Glutamate and GABA
Glutamate and GABA (gamma-aminobutyric acid) are the brain’s major “workhorse” neurotransmitters. Over half of all brain synapses release Glutamate, and 30-40% of all brain synapses release GABA.
GABA and Glutamate regulate action potential traffic.
GABA, an inhibitory neurotransmitter, stops action potentials.
Glutamate, an excitatory neurotransmitter,
starts action potentials or keeps them going.
Since GABA is inhibitory and Glutamate is excitatory, both neurotransmitters work together to control many processes, including the brain’s overall level of excitation.
Tranquilizers increase ↑ GABA activity.
Alcohol decreases ↓ Glutamate activity. Alcohol increases ↑ GABA activity.
Caffeine increases ↑ Glutamate activity. Caffeine inhibits × GABA release.
PCP “angel dust” increases ↑ Glutamate activity.
The result of excess Glutamate or the imbalance of Glutamate & GABA in the brain have been implicated in a number of mental and neurological disorders … as well as drug-induced behavior and addiction.
Enhanced version of a blog’s (beyondmeds) discussion on the topic:
Glutamate is partner to GABA. The two complement and balance each other, like two sides of a seesaw; you never have one without the other. So if one is out of balance, so is the other. If GABA function is screwed up, there’s going to be something screwed up with the Glutamate function as well. And the only neurotransmitter that is more used in the body than GABA is – Glutamate.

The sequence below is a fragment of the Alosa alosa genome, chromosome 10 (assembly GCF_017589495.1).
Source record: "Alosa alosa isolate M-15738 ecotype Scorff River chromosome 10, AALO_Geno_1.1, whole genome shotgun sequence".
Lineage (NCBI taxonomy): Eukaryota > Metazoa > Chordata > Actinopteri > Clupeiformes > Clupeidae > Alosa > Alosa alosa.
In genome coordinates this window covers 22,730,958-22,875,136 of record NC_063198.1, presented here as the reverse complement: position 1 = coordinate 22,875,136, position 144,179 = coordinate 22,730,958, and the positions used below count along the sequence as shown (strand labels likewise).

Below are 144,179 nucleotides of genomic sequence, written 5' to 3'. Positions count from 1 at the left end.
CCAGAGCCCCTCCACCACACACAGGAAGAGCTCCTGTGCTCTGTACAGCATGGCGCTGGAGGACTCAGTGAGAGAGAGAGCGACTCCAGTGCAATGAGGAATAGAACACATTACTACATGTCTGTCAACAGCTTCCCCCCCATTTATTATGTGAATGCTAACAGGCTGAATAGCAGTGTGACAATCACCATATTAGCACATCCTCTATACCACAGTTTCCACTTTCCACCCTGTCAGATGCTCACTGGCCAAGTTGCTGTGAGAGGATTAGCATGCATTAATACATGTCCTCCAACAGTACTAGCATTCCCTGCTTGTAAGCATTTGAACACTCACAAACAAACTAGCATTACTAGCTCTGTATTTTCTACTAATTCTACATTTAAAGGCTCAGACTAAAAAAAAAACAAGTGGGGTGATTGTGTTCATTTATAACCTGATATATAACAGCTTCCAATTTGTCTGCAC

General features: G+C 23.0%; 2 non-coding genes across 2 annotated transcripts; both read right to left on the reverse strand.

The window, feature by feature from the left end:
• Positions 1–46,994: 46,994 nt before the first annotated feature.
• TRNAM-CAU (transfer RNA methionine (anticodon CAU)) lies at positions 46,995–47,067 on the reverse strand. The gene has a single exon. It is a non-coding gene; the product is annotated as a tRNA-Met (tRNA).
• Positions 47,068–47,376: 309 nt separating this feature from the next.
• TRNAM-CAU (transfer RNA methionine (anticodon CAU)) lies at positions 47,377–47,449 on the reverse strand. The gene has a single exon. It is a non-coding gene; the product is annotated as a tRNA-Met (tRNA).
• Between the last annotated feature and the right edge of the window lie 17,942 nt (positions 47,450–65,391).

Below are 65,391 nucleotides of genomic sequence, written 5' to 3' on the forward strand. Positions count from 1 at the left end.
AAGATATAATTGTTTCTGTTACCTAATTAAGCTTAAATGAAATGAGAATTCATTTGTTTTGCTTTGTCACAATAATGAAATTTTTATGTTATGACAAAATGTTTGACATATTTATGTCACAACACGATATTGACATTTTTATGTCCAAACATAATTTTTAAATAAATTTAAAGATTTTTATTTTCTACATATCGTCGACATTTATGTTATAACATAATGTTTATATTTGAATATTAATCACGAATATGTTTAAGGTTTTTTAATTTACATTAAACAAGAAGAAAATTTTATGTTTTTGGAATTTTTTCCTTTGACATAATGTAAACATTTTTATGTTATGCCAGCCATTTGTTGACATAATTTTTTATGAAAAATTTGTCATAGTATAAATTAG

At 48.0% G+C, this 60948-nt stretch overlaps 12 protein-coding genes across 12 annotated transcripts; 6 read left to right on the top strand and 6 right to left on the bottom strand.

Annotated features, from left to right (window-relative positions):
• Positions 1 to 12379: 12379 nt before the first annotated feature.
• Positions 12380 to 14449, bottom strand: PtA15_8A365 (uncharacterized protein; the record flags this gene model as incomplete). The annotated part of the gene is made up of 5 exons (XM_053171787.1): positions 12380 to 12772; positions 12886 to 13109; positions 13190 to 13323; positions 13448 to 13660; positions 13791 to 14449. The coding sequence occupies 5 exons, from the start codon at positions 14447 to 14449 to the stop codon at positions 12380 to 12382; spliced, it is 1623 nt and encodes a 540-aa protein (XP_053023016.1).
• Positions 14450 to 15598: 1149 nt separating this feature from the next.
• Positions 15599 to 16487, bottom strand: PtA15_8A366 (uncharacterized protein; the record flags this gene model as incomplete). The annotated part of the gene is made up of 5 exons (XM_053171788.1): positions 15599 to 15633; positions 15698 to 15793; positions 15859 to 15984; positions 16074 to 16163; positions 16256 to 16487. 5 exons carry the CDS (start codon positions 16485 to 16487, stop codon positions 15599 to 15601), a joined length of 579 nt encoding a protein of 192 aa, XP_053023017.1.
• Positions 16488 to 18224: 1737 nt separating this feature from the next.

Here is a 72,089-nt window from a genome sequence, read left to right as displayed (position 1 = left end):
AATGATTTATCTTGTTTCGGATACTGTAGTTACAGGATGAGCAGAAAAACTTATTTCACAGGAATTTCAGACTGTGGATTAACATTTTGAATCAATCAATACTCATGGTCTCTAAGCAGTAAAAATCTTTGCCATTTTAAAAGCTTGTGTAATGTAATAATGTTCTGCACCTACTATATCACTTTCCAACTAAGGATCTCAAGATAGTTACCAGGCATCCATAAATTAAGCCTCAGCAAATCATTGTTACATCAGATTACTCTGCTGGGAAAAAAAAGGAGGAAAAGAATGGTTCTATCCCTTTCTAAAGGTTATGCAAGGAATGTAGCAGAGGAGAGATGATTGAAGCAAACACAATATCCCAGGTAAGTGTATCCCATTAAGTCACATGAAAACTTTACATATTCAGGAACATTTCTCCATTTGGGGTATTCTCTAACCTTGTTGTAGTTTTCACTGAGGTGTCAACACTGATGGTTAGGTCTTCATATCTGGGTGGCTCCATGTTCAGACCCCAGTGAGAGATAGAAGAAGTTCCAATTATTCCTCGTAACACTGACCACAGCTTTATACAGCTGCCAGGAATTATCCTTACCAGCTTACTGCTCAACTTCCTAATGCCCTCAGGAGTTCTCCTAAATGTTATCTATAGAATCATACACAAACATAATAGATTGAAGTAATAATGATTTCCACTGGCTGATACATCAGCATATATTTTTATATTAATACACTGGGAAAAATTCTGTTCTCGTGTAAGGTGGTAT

Lamictal (lamotrigine) acts on Glutamate receptors and Glutamate release. It regulates / inhibits the release of Glutamate.
Benzodiazepines (benzos) effect GABA, resulting in sedative, hypnotic (sleep-inducing), anxiolytic (anti-anxiety), anticonvulsant, and muscle relaxant properties.
When you go off benzos it’s like you’re letting off the brakes on the Glutamate system.
When you go off Lamictal it’s like you’re pushing down the gas pedal on the Glutamate system.
You want to be careful when you’re doing both at the same time.
Quoted & Image from Source:
learn.genetics.utah.edu – addiction – reward pathways